It wasn't a typical first week at work: meet your colleagues, get settled in, confirm the existence of a new planet about 900 trillion miles from earth. But for physics and astronomy professor Elisabeth Newton, that's exactly how she started her new job at Dartmouth College earlier this year.
It's called DS Tuc Ab, a roughly 45-million-year-old planet about 150 light years away. It is an exoplanet because it's located outside our solar system. Newton describes it as a gaseous planet similar to Saturn.
As the same time, she says it's far hotter than any of the planets closest to our sun, like Mercury or Venus.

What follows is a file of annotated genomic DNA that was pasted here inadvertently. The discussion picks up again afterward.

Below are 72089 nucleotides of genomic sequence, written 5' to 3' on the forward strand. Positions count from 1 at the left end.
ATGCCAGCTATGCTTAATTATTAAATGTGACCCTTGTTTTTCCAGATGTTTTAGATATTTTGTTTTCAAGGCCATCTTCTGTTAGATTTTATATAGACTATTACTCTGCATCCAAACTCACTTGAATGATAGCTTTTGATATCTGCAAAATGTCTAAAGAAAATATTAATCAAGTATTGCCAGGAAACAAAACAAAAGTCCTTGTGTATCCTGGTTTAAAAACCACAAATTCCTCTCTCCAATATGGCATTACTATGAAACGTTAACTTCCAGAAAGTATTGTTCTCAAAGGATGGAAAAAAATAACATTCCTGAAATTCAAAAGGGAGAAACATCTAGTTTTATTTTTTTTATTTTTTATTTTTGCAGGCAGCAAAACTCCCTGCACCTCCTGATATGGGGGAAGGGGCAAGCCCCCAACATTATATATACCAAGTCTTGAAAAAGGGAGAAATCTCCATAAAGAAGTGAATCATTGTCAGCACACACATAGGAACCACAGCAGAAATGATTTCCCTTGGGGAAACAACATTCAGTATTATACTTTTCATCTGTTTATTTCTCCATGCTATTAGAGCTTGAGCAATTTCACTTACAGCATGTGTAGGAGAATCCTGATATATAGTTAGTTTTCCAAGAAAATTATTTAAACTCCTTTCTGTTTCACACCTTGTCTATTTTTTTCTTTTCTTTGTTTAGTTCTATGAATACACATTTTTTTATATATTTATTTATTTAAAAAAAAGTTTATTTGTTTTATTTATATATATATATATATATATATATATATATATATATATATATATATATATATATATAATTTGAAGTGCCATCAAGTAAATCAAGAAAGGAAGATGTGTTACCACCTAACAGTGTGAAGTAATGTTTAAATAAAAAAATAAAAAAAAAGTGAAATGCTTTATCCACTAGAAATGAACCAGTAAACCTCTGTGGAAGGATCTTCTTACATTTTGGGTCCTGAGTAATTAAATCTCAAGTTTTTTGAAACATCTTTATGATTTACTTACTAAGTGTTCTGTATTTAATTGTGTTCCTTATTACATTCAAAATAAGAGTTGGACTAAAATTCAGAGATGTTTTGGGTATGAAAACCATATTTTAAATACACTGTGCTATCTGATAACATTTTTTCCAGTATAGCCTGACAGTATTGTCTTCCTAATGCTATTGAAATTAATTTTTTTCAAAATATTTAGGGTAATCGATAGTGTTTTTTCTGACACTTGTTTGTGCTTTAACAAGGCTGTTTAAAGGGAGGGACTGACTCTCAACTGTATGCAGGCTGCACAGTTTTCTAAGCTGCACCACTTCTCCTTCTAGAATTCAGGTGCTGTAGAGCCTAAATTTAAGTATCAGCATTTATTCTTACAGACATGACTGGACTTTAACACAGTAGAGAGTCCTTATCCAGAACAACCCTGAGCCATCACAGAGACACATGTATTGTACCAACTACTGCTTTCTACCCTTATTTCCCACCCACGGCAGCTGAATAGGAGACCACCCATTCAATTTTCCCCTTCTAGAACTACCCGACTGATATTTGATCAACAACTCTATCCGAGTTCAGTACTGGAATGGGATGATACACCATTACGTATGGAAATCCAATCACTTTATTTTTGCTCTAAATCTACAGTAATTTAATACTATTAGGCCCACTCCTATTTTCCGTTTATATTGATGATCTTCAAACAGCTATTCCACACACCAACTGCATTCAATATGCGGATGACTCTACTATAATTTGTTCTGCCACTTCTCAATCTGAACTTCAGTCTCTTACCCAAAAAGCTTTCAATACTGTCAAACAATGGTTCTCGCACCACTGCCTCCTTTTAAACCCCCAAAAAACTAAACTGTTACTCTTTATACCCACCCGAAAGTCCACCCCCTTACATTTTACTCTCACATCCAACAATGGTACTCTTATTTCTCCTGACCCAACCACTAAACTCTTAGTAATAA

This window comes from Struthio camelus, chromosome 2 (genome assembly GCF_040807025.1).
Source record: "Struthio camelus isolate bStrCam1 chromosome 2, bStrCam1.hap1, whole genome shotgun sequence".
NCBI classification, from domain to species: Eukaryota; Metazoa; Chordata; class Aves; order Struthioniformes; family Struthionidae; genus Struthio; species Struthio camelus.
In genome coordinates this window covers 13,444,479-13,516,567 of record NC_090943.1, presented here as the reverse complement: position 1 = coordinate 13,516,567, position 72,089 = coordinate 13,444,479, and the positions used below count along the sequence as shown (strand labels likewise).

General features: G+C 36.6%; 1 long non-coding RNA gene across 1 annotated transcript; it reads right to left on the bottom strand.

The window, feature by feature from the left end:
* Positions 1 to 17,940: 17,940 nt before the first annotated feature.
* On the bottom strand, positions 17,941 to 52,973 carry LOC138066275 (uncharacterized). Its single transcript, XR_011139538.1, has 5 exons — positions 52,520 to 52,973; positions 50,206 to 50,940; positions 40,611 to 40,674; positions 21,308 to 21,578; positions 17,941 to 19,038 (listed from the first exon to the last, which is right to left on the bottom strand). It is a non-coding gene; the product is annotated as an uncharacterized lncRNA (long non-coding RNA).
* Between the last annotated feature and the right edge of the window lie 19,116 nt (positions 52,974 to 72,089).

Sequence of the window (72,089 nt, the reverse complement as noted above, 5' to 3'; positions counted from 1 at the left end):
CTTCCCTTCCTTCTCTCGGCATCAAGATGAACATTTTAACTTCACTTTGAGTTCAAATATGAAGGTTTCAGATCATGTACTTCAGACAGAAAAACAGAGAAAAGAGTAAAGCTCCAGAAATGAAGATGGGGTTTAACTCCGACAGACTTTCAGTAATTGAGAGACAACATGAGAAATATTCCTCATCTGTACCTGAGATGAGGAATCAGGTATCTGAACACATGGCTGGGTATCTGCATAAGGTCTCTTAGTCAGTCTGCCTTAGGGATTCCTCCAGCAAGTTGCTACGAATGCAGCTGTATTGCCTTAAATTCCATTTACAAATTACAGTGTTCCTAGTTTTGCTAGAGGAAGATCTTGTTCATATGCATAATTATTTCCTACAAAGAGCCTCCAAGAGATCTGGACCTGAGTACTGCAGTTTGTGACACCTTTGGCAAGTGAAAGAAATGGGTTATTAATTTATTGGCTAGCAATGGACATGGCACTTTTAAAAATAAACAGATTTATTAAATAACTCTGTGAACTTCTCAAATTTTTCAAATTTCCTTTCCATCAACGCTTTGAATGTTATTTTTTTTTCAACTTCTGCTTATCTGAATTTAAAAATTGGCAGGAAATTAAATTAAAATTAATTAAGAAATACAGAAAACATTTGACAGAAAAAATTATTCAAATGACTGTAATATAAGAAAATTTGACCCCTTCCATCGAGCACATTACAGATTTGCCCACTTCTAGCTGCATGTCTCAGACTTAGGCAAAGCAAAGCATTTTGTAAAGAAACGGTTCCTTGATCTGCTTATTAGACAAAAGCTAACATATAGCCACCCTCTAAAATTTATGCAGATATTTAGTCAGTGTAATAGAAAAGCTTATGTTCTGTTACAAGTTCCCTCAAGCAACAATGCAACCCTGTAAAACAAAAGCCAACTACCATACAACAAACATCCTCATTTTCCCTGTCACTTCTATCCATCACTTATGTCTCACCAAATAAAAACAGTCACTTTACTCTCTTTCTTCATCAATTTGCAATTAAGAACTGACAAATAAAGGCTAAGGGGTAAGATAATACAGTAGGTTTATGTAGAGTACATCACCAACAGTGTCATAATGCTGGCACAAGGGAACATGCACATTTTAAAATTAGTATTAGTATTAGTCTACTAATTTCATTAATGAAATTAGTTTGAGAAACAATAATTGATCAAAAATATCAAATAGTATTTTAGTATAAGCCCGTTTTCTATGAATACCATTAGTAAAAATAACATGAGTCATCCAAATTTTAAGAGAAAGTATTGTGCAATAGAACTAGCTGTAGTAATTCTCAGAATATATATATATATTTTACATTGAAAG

Newton led a team of researchers from schools around the world, including the University of North Carolina at Chapel Hill and the University Texas at Austin, during their search.
The planet was observed by NASA late last year and then confirmed as a planet in March, with findings of the teams' observations published in late July in the The Astrophysical Journal Letters.
Newton joined Vermont Edition to describe the new planet, what we can learn from it and the effort that went in to ultimately identifying DS Tuc Ab.
Broadcast live on Wednesday, Sept. 11, 2019 at noon; rebroadcast at 7 p.m.